Why Apple Will Be Much Higher in 6 Months
Erick is a member of The Motley Fool Blog Network -- entries represent the personal opinion of the blogger and are not formally edited.
Apple (NASDAQ: AAPL) is a company I have followed for many years, since I am primarily a Buy and Hold type investor liking to buy companies and hold them for very long periods of times. I have had a chance to see AAPL grow and have been richly rewarded over the years for holding my original shares bought in 1997. The last few weeks have seen the AAPL share price take a substantial beating, but as a long term investor some perspective is needed.
Of the blue chip tech names, including Google (NASDAQ: GOOG), Amazon (NASDAQ: AMZN) and Facebook (NASDAQ: FB), it is my opinion that this is Apple's game to lose and I see them having inherent advantages in the marketplace at this moment. Short term stock price movements are mostly noise, and earnings are what will eventually drive the stock price higher or lower. Apple's earnings should continue to increase at a rate of more than 20% for the next few years, especially given the full product line being offered for all of those eager Christmas shoppers out there. Most of Apple's troubles have been about an inability to meet demand of for its products, which not a bad problem to have despite what the bears might say. Let's have a look at the competition.
While Google is a leader in the smartphone market, the monetization of Android is only indirectly achieved through search revenues, and as mobile gains over PC ads it becomes more difficult to squeeze revenue out of those clicks. At some point Google may want to charge for Android, but for now it is happy to give it away and rely on ad revenue from search.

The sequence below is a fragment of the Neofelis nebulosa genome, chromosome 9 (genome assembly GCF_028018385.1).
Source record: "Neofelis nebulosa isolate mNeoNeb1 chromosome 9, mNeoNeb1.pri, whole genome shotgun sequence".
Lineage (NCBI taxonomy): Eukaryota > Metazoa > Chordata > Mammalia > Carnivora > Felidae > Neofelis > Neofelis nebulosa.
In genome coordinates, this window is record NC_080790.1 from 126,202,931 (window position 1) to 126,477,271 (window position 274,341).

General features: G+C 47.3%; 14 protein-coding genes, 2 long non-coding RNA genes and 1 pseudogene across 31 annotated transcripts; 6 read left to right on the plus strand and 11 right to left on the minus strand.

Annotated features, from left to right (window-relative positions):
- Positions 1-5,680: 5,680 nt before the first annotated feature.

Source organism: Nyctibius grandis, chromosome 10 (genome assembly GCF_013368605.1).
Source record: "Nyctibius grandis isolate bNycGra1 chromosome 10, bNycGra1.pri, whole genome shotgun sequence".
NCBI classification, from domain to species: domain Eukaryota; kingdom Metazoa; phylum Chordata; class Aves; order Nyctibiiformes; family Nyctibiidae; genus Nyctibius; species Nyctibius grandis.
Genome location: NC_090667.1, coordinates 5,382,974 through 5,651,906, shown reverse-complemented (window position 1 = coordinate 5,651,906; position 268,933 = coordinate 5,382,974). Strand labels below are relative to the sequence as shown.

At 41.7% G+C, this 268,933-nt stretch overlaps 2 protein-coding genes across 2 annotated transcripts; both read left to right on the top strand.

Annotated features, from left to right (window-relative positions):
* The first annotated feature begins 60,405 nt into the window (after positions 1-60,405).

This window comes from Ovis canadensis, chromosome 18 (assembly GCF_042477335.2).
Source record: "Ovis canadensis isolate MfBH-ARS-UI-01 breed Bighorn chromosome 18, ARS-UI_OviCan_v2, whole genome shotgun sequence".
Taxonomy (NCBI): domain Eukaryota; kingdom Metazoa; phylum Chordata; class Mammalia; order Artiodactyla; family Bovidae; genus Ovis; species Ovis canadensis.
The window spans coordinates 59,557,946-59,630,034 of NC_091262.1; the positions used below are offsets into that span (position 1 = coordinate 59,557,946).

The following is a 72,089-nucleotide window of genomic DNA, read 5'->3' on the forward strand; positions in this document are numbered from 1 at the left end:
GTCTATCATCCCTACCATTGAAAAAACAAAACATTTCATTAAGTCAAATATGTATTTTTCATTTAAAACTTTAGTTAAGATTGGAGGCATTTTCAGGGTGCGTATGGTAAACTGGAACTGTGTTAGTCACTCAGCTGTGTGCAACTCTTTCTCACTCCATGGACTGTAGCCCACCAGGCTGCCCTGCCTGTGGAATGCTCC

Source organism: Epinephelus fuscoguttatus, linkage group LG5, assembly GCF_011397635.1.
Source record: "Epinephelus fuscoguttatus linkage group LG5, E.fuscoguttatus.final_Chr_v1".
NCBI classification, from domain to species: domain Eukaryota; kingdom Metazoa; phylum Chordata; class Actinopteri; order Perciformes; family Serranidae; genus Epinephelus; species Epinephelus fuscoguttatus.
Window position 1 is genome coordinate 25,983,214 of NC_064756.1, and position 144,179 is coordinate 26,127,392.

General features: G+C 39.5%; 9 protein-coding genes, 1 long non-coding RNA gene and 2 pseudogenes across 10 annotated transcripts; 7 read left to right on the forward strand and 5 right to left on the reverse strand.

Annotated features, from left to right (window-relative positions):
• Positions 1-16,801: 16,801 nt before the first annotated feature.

Amazon of course makes its money not on its devices so much as in selling the content, and right now it is being valued more on potential than on actual earnings. If you look at it as a retail play the stock is way overvalued, but as a cloud computing company its valuation may be more reasonable (still out of this world, but not as bad).
Facebook really has a lot more work to do to get a handle on making money in the mobile space. It remains richly priced in terms of valuation, and while its user base continues to exand, its metrics indicate that they will not make as much money from mobile as they did from the desktop.
Of these big 4 companies I mentioned, only Apple represents the complete package. They sell you the device making excellent margins as well as sell you the content through iTunes, and it seems they are trying to horn in on Google's territory now that they displaced the Maps app in order to monetize on local mobile searches. Apple continues to monetize mobile through their devices and together with Samsung represent the lion's share of profits in mobile devices.
The Apple ecosystem is arguably as strong or stronger and stickier than the ecosystems of Google, Facebook and Amazon. The reason for this is that the phone is always with you. This applies to Android too, but Android marketplace has not been nearly as popular as iTunes since they were not the first mover in this space.